Labour has accused the First Minister of failing to face up to the reality for the thousands of Scots in “generation rent” who are struggling to get on to the property ladder.
Kezia Dugdale said that since the Scottish Parliament was set up in 1999, there had been a threefold increase in the number of those aged 16-to-34 living in private rented homes, rising from 13% to 41%.
Scottish Labour plans to give first time buyers up to £3,000 towards their deposit if the party wins May’s Holyrood elections, and its leader Kezia Dugdale today challenged First Minister Nicola Sturgeon to set out what she would do.
Ms Sturgeon responded with a challenge of her own, calling on Labour to set out a target for affordable house building.
The SNP has pledged 50,000 affordable new properties, to be built over the next parliamentary term if it wins in May.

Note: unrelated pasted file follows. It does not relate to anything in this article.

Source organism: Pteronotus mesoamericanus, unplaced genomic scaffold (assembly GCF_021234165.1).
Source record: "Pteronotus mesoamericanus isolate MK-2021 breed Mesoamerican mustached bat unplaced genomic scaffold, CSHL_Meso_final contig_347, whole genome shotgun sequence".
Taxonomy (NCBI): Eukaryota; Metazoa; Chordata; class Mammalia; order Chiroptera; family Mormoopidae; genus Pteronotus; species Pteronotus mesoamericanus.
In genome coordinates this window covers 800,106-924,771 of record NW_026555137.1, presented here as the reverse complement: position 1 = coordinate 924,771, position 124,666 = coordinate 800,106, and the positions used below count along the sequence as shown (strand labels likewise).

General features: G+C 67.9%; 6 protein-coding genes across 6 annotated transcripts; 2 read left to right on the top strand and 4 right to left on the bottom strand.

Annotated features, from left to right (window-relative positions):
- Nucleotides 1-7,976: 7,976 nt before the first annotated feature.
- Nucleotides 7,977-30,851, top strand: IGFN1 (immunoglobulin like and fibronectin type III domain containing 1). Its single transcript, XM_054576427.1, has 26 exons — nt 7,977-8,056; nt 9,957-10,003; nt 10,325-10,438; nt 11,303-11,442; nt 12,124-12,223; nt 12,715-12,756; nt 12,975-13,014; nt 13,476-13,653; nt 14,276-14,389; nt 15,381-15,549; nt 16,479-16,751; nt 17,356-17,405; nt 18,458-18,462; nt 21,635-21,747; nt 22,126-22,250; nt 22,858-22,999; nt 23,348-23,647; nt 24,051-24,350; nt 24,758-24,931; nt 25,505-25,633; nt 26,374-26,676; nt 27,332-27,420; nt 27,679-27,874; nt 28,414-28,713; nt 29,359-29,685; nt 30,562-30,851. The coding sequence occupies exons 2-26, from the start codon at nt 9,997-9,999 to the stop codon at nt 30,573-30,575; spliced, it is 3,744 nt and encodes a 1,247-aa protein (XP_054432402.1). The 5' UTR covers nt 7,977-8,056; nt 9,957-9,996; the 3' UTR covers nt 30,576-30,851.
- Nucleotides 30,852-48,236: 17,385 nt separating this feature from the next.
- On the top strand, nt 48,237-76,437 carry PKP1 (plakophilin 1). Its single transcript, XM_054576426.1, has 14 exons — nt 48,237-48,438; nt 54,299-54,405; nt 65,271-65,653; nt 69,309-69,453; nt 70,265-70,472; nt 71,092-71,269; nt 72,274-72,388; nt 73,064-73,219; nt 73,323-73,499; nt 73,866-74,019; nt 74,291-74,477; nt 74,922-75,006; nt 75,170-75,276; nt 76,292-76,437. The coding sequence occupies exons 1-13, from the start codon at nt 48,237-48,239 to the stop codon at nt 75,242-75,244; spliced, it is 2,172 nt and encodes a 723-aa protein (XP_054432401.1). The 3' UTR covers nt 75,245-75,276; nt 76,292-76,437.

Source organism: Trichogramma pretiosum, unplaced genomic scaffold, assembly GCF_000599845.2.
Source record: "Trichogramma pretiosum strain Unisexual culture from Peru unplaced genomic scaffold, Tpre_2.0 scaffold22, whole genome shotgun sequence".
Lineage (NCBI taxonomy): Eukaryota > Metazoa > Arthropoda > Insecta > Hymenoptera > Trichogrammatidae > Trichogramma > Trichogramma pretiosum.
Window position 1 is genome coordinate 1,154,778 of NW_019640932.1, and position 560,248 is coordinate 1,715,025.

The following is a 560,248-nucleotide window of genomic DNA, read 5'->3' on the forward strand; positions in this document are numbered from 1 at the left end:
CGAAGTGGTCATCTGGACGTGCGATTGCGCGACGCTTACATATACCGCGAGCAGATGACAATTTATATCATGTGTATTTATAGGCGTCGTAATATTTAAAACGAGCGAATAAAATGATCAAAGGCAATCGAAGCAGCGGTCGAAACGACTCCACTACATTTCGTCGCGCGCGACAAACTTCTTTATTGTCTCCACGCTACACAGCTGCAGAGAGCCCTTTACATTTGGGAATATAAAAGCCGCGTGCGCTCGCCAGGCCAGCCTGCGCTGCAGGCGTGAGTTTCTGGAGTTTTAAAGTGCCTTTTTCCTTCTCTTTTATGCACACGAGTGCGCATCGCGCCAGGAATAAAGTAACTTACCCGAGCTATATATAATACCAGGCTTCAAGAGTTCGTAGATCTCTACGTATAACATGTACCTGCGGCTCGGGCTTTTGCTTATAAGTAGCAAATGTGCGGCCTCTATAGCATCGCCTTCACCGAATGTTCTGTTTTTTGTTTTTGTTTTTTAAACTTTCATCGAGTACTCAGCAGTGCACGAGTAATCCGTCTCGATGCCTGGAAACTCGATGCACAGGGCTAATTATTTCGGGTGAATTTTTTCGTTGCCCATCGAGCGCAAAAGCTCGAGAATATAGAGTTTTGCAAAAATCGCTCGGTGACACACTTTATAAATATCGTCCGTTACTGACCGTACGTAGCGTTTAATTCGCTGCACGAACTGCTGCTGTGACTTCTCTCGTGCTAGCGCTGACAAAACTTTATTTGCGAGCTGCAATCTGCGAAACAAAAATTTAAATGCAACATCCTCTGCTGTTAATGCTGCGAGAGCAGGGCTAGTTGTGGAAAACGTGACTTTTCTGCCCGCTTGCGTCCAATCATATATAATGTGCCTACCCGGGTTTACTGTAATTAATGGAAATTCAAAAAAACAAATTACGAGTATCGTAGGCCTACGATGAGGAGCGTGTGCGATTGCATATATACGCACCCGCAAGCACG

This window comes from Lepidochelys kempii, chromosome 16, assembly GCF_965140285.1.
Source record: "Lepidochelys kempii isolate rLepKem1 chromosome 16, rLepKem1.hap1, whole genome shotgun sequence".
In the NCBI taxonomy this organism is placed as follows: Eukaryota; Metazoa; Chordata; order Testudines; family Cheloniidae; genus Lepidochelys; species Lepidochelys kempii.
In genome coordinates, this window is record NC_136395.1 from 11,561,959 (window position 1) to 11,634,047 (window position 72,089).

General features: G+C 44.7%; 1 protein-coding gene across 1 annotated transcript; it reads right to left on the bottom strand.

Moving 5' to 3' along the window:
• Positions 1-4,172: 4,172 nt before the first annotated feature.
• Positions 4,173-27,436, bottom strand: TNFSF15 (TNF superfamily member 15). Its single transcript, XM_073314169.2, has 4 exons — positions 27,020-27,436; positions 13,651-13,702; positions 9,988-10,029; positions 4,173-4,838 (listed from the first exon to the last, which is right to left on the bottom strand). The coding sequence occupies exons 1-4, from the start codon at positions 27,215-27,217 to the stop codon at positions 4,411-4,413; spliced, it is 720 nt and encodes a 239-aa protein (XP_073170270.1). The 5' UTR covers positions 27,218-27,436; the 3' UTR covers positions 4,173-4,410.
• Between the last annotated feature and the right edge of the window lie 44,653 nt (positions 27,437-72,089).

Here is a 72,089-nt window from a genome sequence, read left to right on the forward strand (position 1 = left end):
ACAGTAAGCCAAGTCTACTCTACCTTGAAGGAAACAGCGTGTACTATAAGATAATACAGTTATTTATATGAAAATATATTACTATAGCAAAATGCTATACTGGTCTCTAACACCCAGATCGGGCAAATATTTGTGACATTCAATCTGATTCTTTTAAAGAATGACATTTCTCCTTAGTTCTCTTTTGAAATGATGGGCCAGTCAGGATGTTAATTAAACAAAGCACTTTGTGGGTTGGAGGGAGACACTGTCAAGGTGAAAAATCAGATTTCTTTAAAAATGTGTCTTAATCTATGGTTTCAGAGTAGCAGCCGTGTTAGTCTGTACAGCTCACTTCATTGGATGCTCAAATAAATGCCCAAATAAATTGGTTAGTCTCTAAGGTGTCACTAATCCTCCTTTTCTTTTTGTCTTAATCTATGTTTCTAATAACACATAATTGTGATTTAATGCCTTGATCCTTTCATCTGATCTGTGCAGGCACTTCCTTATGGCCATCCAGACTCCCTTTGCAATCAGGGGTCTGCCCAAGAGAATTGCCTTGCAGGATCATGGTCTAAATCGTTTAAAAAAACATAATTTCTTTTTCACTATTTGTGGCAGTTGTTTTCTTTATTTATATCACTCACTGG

Ms Sturgeon said: “We’ll focus on building more houses, because it’s by building more houses you get the cost of houses down, and you let more people get them.”
But Scottish Labour leader Ms Dugdale told her there were “thousands of young people in Scotland paying high rents to private landlords rather than owning their own home”, describing them as “generation rent”.
She said the First Minister had “failed to face up to the reality of life for many people of my generation,” adding: “What the First Minister’s generation almost took for granted is now too often out of reach for people of my generation.”
Ms Dugdale pressed her on the issue at First Minister’s Questions, saying: “For many young Scots owning their own home is a key ambition, but for thousands of people from my generation it’s just a pipe dream.
“Thousands are stuck in a cycle from which there is little escape. They rent to save a deposit for their first home, but rents are so high people simply can’t put enough money aside.
“It means they end up paying those higher rents for years with no realistic prospect of buying.”
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